My mother also worked there. It was a virtual soap opera tragedy, a shop of horrors.
I didn't have the sales gene. I hated being behind the counter.
Hated being behind the jewelry bench, polishing. But, It kept me in acrylic paint
and canvas, or I would have exploded and imploded simultaneously.
They complained about me typing late, saying did I think I was Lois Lane.
Writing poems and short stories, painting, writing songs; it kept me relatively
sane. Got together with the lead guitar player in my high school band,
One afternoon, I was in my room, staring at the ceiling, contemplating my
miserable situation, when my father burst through the door.
I jumped from my bed. He had a rage-aholic fit about my
marijuana habit, punched me out, and dragged me to the hospital.
"I feel the love." Confused and hating everyone and everything,
stuck there, the closest place to nowhere. Every second there was a second I
wanted to leave.
Pumped me full of psychotropic drugs, with allergic reactions, the continuous
boredom, and the constant dread of being blocked from the path I started,in art,
was sheer torture After another month of going to groups, and hospital
grounds confinement I was evaluated for financing by a rehab grant to go back
to art school. Paintings I painted, after studying in Vancouver, were a portal out of
hell. I was up for a state grant to go to art school, in NYC.
At the hospital on Long Island, the alternative was a lobotomy.
Or more shock treatment.
I drove to the office for a preliminary interview for the grant by, to my surprise,
the hospitals' Head of Psychiatry, after being released from the hospital, He
was the male parallel to nurse Ratchet, in Stanley Kubrick's "One Flew Over
the Cuckoo's Nest" with a bigger stick it to ya. He looked at a self-portrait I
painted in oil on a large canvas, "The Weapon." In the painting, I was sitting,
playing guitar. He looked at it as if there were something wrong. "Why are the
"Because it's different," I replied.
Stranger than that, I'm not wearing shoes in the painting, just socks. I was
stuck, not getting out. Him being in that office was what was wrong, but I
somehow managed to keep that to myself, squirming in my seat, across from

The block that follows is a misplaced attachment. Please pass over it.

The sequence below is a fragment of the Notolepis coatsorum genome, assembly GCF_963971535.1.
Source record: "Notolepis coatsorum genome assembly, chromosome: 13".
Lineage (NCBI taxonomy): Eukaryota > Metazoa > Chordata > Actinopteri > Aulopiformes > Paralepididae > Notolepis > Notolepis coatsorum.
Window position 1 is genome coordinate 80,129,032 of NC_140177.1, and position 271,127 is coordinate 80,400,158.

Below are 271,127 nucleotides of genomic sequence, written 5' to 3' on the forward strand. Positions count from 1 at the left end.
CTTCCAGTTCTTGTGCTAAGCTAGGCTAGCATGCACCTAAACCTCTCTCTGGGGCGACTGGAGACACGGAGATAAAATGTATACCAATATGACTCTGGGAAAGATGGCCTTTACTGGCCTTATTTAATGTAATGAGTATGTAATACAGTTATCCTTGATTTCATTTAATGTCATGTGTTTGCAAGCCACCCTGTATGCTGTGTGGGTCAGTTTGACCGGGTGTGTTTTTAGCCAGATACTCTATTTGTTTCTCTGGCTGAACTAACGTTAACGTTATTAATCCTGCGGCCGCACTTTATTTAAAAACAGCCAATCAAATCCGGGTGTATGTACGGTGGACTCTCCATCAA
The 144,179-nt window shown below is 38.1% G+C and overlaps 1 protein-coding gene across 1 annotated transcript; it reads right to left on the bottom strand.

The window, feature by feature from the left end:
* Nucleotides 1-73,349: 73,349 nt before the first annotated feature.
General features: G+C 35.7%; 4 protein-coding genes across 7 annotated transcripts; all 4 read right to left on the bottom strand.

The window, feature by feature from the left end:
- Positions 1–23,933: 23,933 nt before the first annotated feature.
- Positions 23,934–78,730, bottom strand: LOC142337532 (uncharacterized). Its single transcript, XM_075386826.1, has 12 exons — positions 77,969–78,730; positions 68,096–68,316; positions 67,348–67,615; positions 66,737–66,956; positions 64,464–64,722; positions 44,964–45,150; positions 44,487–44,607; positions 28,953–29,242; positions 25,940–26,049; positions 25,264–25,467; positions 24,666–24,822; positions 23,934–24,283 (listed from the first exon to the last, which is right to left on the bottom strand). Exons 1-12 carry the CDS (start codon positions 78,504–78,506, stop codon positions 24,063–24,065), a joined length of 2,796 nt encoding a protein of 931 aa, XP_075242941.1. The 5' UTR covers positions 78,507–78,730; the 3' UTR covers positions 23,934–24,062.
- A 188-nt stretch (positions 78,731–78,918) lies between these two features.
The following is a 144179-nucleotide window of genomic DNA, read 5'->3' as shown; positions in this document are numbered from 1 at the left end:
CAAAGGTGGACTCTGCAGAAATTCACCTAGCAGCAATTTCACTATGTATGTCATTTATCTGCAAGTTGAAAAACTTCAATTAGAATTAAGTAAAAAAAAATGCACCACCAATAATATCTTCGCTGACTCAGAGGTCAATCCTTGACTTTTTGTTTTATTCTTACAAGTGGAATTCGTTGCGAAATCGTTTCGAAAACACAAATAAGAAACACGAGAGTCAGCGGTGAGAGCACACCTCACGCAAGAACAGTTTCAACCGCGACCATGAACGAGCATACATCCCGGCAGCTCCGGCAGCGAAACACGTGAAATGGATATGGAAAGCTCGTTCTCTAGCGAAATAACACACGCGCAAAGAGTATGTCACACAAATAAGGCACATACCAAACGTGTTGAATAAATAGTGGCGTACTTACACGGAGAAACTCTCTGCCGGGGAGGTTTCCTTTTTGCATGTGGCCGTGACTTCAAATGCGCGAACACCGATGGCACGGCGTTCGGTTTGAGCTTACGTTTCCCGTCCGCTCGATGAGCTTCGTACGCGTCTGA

his desk. I thought I wouldn't have a chance. I met program requirements, and
was approved to attend an art school in NYC. Home life chewed me up, and
spit me out. I was driven in the only direction open. When I was sixteen, I ran
away in the middle of the night and walked to the woods a mile from my
house. The sky was lit by stars. It was early summer, after the tenth grade
semester. I looked up at the stars from the ground, and in the morning
Painted Portals by Lyn Barlotta @11/4/10
I was on summer break at the Vancouver School of Art. Life on the
West Coast was new art and friends. I took painting, figure drawing and
sculpture. My painting instructor said I was a trend setter. I looked up
from my intense art studies, when a New York friend contacted me to
tell me she was coming out to Vancouver to live. She also was a
poet-artist. We had a strong, yet unstable friendship at a confined high
school, over a year before. She showed up at the Vancouver train
station with a big black trunk. I had mixed feelings about her coming to
live in Vancouver. I moved from the basement apartment I rented,
near the PNE Grounds. We found an apartment to share.
It's an electric whisper memory. We went to a Moody Blues rock concert,
and I went to guitar bars in Gastown, where I met musicians, they
introduced me to people owning a gallery. She met some guys, I joined
them in crystal meth use.
I woke up in a hospital bed, in suburbia, USA. That's when the "MAD
MACHINE" got me. I forgot I had left Massapequa, didn't remember
going to art school in Vancouver. After shock treatment was forced on
me, the explanation was; that I was depressed. I think I would have got
over the speed crash, ending up back at my parents house, was the
nightmare. My friend married one of the meth heads.
Years later, she showed up at my tiny studio in Park Slope. I was
finishing up my last year, my films were in the graduation class film
festival. I was taking my last class, in off-broadway theater, in summer
school at Pratt.
My boyfriend of three years, was living with me then, a sound engineer I
met when I had a 16mm sound track composite made, for one of my final
films, at Pratt. Long story short, she wanted to have a 'menage a trois'. I
threw her out. Enough.
When my memory of living in Vancouver came back to me, I was more
than ticked off. I didn't think I was paranoid, thinking that erasing my
memory was the plan, the depression was an excuse. My father owned a
jewelry store in Massapequa, which eventually grew and moved to
Huntington. It must have been tough on him, having a problem child. He
was a well-respected merchant.
That's how he saw things. I didn't think people who knew him would like
to watch him kick our dog down a long flight of stairs to the basement, for
going in the garbage, when I was twelve. I didn't. I knew I was next. I was